testosterone can therefore potentially explain why black women are less 
physically attractive than women of other races, while (net of 
intelligence) black men are more physically attractive than men of other 
Kanazawa's claims are absurd on many levels.  First, he predicates his assertions on a series of interviews he conducts over a seven year period with a group of Asian, Black, White, and Native American (number not disclosed) men and women.  This group is neither racially diverse nor numerically vast.  Kanazawa proceeds to survey their responses about attractiveness of so-called random photos of men and women of different races.  This factor analysis is the basis of his claim.  Next, Kanazawa never considers that most races are attracted to people who physically resemble them.  A discerning reader is left with more questions than answers.  How attractive were the people depicted in the photos?  And isn't attractiveness subjective anyway?  Did Kanazawa purposely choose photos of Black women that were slightly or considerably less attractive than the photos of non-Black women?  How many test subjects were there?  Were the test subjects all chosen from the same geographical location, discourse community, age group (in order to determine objectivity)?  Were the test subjects all Kanazawa's fellow "evolutionary psychologist" friends?  Did Kanazawa invent the whole thing in order to create more controversy and in turn more notoriety for himself?  Or did his personal racism shape his scientific inquiry?  We may never know.  But what we do know is that the subjects of the study could not have been looking at the photos of the beautiful Black women above.  

Kanazawa's brand of "evolutionary psychology" conspicuously resembles its 19th century predecessor - Eugenics - reshaped and repackaged for a 21st century audience of new racial egocentrics.  Eugenics, popularized in the 19th century, is the science of improving a human population by controlled breeding in order to achieve genetically desirable outcomes.  Just as the doctors in the Tuskegee Syphilis Study assumed that black men were genetically criminal, insane, sexually depraved, and moronic, so now do evolutionary psychologists contend that Black women are genetically ugly and Black men are aesthetically pleasing but still genetically stupid.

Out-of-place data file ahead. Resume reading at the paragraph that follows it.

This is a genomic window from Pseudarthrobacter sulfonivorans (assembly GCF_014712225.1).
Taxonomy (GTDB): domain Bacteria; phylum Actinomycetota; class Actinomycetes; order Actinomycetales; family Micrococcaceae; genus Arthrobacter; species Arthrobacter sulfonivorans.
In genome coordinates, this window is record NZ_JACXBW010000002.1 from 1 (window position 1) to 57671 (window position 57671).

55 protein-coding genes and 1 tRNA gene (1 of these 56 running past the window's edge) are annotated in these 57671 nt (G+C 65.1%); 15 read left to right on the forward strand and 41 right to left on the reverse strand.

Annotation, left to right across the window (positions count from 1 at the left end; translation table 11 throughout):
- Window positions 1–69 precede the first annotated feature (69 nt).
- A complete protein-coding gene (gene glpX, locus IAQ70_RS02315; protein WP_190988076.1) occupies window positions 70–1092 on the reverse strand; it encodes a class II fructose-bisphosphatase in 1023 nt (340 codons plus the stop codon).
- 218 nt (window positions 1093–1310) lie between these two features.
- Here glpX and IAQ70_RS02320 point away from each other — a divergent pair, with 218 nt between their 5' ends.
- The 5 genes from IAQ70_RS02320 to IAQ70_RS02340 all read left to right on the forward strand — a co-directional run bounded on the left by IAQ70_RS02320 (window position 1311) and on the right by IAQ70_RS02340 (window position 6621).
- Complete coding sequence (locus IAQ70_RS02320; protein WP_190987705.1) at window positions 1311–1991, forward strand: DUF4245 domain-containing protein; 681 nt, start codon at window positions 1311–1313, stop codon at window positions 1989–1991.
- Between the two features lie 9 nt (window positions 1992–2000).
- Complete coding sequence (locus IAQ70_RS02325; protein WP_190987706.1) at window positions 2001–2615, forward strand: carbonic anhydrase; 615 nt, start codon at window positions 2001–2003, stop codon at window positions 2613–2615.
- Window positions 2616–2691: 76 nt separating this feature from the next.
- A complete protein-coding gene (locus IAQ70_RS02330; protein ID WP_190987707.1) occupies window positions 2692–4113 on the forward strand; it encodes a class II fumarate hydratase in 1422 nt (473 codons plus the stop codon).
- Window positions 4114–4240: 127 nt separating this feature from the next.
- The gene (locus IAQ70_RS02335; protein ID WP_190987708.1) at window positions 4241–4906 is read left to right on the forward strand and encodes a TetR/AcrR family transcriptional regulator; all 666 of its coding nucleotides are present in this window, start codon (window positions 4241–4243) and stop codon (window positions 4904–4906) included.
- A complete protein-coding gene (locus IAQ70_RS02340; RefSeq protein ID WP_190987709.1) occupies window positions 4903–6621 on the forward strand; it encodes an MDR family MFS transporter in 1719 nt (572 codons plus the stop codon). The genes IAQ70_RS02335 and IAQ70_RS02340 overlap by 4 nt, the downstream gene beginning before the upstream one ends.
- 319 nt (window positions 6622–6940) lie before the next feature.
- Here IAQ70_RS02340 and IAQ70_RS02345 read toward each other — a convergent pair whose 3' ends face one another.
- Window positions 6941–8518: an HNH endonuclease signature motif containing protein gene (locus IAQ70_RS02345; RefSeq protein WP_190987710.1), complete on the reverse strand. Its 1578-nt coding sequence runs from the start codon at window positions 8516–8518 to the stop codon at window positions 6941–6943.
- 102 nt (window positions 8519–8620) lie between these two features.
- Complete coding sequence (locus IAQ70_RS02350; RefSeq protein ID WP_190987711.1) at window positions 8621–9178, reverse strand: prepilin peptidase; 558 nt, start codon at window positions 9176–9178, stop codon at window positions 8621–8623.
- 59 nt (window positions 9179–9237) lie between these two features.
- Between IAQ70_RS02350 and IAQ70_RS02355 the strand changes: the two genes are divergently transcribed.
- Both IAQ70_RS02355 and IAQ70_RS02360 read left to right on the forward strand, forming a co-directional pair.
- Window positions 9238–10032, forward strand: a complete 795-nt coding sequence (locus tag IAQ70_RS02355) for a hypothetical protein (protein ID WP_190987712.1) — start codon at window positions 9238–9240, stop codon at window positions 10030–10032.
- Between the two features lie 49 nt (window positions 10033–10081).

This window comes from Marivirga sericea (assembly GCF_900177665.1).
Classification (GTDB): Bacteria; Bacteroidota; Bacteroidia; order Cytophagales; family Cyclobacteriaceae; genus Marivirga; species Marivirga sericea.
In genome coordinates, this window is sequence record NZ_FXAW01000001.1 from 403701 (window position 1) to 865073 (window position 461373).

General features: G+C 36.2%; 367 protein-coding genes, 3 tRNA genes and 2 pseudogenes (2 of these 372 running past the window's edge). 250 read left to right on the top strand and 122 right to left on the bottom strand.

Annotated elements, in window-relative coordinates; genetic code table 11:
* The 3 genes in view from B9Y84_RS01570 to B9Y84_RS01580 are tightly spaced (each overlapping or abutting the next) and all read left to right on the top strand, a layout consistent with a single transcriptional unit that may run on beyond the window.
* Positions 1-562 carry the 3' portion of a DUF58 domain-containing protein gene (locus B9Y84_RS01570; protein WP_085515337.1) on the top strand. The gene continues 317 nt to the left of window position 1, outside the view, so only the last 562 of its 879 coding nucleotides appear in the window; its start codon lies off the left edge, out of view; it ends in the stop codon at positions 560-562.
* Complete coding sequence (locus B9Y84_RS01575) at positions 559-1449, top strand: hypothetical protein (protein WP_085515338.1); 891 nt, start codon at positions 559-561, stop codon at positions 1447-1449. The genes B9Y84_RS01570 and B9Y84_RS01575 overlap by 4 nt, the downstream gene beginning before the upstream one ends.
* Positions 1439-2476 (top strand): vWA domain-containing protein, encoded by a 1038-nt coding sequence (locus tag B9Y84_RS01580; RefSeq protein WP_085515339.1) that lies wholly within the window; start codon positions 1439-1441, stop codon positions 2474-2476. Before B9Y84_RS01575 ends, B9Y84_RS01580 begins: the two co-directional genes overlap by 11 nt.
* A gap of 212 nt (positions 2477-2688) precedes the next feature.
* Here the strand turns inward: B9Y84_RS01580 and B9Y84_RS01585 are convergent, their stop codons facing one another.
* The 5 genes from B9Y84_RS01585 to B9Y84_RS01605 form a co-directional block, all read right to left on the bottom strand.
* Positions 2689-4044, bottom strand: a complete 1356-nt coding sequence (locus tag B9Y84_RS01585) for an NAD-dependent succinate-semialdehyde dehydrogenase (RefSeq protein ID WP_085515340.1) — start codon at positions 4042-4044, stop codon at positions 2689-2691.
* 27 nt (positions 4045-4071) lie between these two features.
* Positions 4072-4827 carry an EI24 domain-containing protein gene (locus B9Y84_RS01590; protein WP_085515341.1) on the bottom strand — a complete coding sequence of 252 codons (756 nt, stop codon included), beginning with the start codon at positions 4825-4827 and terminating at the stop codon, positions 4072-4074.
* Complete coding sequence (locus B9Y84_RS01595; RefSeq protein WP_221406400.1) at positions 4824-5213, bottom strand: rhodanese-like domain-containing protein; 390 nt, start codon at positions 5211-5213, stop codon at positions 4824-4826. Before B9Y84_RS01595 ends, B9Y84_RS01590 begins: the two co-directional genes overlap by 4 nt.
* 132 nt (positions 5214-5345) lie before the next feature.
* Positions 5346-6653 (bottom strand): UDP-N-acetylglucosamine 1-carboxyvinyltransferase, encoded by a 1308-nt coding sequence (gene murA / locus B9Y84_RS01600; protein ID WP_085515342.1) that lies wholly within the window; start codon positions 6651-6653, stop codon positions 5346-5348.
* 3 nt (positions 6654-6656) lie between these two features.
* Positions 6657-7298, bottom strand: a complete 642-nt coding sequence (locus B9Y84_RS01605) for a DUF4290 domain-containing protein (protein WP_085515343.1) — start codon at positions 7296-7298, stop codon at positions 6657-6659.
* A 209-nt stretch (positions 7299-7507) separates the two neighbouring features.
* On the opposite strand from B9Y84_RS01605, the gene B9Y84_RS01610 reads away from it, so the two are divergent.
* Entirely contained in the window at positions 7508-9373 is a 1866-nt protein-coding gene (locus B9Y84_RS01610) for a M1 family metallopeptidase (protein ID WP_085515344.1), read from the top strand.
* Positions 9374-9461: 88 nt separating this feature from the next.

In a May 20, 2011 article in the The Root entitled "Black Quarterbacks' Intelligence Still Scrutinized", we see the old tropes of Eugenics and racist ethnology rearing their ugly heads again.  In short, the article examines the racist theory that since the quarterback is considered "the brain" of a football team, Black men are not genetically intelligent enough to hold the job.  Nearly two centuries after Eugenics first gained notoriety and 80 years after the Tuskegee Syphilis study, men like Donovan McNabb and Cam Newton are still trying to prove that they are intelligent enough to memorize and execute football plays.

I challenge my students to examine the contemporary world around them, and how that world is shaped by old ideologies so deeply interwoven in the fabric of America that they are almost invisible.

May 08, 2011

In Honor of Mother's Day...

Because it's Mother's Day, I thought I would post a short story of mine that the Tidal Basin Review published last year.  I think the story says so much more than my prose could say today:

"Life and Death and a Penis"
Another of the angry pains rose up through her hips and into her abdomen as she squatted in the bed gripping the bar in front of her.  She heard – felt a bursting release of pressure, like the sensation of biting a cherry tomato.  Then she looked down between her trembling thighs and saw the liquid trickling at first then pouring like a small waterfall onto the white sheets.  This was "the water" that her friends had described in such revolting and lengthy detail, the water that strange women in the line at the post office mentioned casually as their birth stories poured from them like so many confessions and tales of war, the water that all of the books with baby in the title referenced as the impetus for the birth experience, the water that all of the women on the cable T.V. birth stories talked about with mythic anticipation.  And it was not mythic.